Unfortunately, Playmates decided to nix about half their standard articulation for this line. It’s as if Playmates got the memo halfway through production that the uniforms weren’t even going to be used in the movie and in blind rage they just said, “Sculpt them, kick them out the door, and to hell with articulation!” These figures each feature the basic five points (neck, shoulders, and hips) with a swivel in the waist. Gone are the bicep swivels, and hinges in the knees and elbows.

Playmates dipped into the usual bin of outlandishly colored accessories for the figures. I’m pretty sure most of what’s here is all reused from the regular Next Gen line, which in fairness is appropriate since the equipment in the movie used most of the same TV props. As usual I’ll toss in my lament about how I wish they just sculpted all the gear in grey plastic. Each figure also comes with a personalized display stand based on the new comm badge design used for the movie and for Voyager.

I don’t have a lot to say about Picard, other than he looks great. His head sculpt seems the same as the Next Gen version I have. He comes with his prized Picard Family album, a computer terminal and a tricorder. His stuff is molded in a blue, which is totally inappropriate, but not as vomit inducing as some of the other colors Playmates has used in the past. I’m guessing he originally came with a phaser too, but he’ll have to borrow one from one of my other figures. All in all, this Picard is a very cool figure.

Next up is Data. I’m very keen on this version of Data, since he doesn’t have the giant monkey arms that the regular Next Gen figure suffered. The head sculpt looks a bit tweaked too, or at least the mold came out better than my other Data. This guy came with a Tricorder, a PADD, and a Stafleet Monitor and naturally, they’re all cast in neon purple plastic. Why not! He also comes with a silver phaser, which I will be clipping the beam off of shortly.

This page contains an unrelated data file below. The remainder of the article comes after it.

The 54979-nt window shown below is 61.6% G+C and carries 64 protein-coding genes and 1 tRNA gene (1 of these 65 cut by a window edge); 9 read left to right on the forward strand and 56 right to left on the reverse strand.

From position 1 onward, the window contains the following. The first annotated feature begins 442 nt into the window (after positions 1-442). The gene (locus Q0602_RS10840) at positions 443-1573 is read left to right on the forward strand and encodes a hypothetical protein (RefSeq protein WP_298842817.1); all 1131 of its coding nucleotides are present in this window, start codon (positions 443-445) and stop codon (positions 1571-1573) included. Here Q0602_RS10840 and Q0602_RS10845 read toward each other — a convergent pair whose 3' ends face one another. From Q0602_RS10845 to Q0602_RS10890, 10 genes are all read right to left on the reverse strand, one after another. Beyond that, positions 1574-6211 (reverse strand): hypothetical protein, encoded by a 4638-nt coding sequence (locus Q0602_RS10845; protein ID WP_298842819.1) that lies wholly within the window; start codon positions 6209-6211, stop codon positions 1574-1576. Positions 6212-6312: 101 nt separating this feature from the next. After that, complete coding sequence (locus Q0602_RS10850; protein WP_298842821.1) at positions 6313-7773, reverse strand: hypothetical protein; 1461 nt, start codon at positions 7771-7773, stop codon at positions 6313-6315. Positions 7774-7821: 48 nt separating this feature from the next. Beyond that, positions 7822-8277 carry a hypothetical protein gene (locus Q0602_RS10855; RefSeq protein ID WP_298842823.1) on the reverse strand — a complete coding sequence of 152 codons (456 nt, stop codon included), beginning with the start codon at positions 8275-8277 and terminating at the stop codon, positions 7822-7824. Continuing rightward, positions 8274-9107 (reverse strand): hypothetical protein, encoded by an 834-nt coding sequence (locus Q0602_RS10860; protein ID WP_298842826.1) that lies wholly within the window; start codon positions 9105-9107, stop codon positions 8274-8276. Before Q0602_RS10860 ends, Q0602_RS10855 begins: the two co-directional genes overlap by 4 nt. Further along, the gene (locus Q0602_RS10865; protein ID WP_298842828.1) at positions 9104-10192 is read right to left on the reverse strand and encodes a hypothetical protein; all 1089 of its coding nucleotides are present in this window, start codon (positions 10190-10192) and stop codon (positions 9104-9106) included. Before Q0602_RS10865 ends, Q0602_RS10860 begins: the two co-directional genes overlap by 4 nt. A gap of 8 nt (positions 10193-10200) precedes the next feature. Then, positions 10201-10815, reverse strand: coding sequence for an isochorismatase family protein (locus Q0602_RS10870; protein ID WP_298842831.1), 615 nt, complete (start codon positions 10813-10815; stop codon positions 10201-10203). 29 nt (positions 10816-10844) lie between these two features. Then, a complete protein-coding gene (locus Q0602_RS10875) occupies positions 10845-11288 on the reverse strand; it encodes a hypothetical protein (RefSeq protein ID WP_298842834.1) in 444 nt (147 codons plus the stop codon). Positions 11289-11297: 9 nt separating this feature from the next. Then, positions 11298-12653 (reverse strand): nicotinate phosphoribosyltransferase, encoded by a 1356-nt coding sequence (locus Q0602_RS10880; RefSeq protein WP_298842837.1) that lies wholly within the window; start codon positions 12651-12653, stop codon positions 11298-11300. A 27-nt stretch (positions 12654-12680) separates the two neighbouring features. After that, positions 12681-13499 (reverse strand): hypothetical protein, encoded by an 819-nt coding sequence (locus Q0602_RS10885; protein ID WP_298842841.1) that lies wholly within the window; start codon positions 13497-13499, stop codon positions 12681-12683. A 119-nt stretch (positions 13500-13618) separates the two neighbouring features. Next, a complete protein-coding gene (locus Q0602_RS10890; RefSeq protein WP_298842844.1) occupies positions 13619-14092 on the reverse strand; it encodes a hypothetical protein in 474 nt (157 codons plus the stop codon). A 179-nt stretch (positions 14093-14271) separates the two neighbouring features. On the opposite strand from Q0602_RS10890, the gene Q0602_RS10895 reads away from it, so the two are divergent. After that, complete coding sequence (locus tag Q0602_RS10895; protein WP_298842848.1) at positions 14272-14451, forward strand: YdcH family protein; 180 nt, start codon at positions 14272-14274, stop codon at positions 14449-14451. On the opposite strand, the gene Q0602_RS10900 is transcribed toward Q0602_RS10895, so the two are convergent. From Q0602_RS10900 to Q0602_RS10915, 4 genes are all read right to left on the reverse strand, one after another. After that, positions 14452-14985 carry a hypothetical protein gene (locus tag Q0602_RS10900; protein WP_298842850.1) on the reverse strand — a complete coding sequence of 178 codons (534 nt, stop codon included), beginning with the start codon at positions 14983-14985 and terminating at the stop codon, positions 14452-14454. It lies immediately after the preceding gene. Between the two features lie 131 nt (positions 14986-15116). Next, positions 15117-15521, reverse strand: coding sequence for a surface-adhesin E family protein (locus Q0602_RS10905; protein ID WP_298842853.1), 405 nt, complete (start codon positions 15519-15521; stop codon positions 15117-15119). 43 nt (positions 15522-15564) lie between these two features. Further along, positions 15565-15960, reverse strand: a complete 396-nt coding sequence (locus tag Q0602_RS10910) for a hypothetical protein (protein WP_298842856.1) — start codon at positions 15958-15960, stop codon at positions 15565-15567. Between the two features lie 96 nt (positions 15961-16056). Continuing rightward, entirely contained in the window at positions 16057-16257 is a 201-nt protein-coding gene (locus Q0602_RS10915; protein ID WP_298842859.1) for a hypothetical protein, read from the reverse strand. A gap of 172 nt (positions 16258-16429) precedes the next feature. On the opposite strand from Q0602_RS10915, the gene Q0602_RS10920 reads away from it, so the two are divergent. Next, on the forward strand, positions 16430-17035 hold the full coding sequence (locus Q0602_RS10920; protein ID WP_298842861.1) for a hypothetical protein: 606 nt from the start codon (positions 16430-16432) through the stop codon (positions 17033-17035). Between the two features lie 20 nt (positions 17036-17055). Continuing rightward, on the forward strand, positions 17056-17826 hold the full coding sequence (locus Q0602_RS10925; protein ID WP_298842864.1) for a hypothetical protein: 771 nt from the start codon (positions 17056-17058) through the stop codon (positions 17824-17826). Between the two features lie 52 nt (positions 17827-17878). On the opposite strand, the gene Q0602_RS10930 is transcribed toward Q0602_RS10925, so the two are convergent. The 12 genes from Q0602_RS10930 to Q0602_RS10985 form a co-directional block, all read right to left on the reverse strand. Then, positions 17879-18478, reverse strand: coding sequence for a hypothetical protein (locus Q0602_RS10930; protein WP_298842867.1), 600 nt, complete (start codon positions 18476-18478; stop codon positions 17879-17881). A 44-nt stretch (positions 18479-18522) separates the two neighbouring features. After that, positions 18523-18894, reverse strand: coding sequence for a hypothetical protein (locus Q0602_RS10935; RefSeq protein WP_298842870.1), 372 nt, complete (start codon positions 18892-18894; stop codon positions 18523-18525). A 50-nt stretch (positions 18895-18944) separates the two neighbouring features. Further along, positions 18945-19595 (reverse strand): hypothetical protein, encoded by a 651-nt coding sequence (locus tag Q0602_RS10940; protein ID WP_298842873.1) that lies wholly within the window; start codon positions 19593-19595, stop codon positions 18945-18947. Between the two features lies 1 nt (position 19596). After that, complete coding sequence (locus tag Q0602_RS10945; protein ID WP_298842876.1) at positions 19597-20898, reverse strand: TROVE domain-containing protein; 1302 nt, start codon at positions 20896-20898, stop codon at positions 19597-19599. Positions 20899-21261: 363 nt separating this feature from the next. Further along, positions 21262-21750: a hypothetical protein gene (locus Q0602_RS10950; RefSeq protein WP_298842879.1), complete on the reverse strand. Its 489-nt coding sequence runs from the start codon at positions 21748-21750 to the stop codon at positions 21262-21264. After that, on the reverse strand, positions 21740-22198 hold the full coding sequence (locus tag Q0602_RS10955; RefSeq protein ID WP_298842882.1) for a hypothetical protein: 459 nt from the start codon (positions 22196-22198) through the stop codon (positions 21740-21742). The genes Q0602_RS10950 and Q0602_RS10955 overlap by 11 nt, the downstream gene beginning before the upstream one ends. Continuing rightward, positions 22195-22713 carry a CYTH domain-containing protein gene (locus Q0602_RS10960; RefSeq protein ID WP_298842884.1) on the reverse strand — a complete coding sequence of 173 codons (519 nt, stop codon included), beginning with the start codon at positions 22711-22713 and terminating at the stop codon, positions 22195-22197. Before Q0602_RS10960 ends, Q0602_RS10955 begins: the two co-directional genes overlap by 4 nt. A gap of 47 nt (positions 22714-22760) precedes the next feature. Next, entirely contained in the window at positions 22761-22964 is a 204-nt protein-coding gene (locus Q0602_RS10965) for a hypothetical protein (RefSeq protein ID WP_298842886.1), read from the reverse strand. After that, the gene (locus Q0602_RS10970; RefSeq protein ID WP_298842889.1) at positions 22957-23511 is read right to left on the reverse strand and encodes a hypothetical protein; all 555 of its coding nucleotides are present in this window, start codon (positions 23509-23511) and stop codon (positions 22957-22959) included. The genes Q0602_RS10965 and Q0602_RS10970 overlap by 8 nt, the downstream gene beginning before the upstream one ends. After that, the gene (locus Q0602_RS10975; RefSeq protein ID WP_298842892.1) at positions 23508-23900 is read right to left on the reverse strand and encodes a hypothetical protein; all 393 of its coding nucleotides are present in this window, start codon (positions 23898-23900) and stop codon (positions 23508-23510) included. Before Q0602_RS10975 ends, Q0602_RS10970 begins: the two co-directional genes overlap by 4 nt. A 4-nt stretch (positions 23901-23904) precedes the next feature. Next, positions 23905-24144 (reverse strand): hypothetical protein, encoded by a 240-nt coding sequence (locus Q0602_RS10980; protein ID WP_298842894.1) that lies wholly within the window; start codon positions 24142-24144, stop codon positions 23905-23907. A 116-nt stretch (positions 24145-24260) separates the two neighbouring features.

LaForge is also looking good. The paint on this figure’s face is better than my regular LaForge, and it’s cool that his VISOR is still removable. He comes with three bright blue engineering tools and I have no idea what they are. I know the figure originally came with some more stuff, but I’m cool with what I got.

Dr. Crusher seems to use the same head sculpt as my original Next Gen Crusher, which is cool because it’s a pretty good sculpt. One thing I’m not too keen on is the difference between the male and female uniforms. The black from Crusher’s pants extend all the way up to just under her chest, and she doesn’t have the sculpted flap for her tunic, making it look like more of a jumpsuit. I’m not sure if they did this to make the uniform look more slimming for the ladies, but I’d rather they were all the same. Crusher comes with a Tricorder, a Medical Case, and a Portable Medical Computer, all cast in bright blue plastic. She’s also got a silver phaser… Yeah, I think I’ll be snagging that for Picard.

Troi has the same issue with her uniform design as Crusher does, apart from that she’s looking good. The head sculpt is so much better than the travesty used for the first Next Gen Troi release. (I have a theory that the same person who sculpted the first Troi head used to work for Toy Biz and sculpted the fright face they used for Rogue’s head in their 90’s X-Men line.) Troi comes with a Computer Terminal, a Tricorder, a Portable Computer, and a PADD, all cast in pink plastic.

And then there’s Lursa and B’Etor. The Duras sisters originally came with a shit load of Klingon weapons, but mine only came with the stands. I think the sculpts and paint on this pair are pretty darn good, although one might argue that Playmates went overboard with the Klingon cleavage, especially for what are still essentially kids toys. On the downside, the molded plastic skirts mean that these figures have even two fewer points of articulation then the rest of the line.

This whole lovely lot set me back a mere twenty bucks, which I thought was a pretty solid deal. I’ve got a pretty sizeable collection of Playmates 4 ¾” Trek figures, so the fact that I only had one out of the eight figures in this lot made it feel like it was meant to be mine. Sure, these some of the accessories are missing, but I rarely ever display these figures with their f’ugly rainbow gear anyway.

Tomorrow, we’re going to check out two of the ladies from Classic Trek… Nurse Chapel and Yeoman Rand.